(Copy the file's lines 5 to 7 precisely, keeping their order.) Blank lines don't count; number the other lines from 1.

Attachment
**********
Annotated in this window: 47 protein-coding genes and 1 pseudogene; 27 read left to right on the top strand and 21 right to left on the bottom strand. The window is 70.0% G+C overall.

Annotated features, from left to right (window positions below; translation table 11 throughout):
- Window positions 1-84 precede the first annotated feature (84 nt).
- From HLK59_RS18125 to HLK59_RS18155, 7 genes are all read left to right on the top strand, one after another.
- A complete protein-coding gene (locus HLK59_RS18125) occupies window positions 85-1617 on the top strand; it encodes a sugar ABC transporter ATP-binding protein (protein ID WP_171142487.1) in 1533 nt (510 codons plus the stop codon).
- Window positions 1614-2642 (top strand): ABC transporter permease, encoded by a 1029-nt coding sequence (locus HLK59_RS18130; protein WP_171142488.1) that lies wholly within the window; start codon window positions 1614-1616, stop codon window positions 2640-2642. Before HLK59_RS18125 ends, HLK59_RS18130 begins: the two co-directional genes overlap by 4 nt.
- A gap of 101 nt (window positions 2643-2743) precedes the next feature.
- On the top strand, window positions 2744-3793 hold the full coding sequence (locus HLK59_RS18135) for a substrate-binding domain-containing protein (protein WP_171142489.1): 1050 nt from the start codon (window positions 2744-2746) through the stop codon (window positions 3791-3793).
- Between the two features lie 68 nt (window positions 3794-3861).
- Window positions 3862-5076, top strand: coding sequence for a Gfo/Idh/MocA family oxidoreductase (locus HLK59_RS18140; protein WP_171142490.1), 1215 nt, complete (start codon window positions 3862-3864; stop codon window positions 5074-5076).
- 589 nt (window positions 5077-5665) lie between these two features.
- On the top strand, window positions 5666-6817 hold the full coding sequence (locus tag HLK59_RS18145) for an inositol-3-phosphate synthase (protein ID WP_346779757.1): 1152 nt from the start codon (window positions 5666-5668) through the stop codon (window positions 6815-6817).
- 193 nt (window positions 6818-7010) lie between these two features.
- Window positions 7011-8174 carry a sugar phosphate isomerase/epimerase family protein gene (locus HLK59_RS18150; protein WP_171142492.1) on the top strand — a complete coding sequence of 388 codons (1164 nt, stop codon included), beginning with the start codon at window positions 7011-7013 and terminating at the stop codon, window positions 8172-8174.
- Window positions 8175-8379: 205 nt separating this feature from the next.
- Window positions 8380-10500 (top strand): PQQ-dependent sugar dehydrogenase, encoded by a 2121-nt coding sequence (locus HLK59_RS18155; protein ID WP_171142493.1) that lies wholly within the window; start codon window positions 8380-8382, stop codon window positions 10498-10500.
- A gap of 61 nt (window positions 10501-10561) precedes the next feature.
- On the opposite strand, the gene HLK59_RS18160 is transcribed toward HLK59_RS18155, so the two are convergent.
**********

- A complete protein-coding gene (locus HLK59_RS18125) occupies window positions 85-1617 on the top strand; it encodes a sugar ABC transporter ATP-binding protein (protein ID WP_171142487.1) in 1533 nt (510 codons plus the stop codon).
- Window positions 1614-2642 (top strand): ABC transporter permease, encoded by a 1029-nt coding sequence (locus HLK59_RS18130; protein WP_171142488.1) that lies wholly within the window; start codon window positions 1614-1616, stop codon window positions 2640-2642. Before HLK59_RS18125 ends, HLK59_RS18130 begins: the two co-directional genes overlap by 4 nt.
- A gap of 101 nt (window positions 2643-2743) precedes the next feature.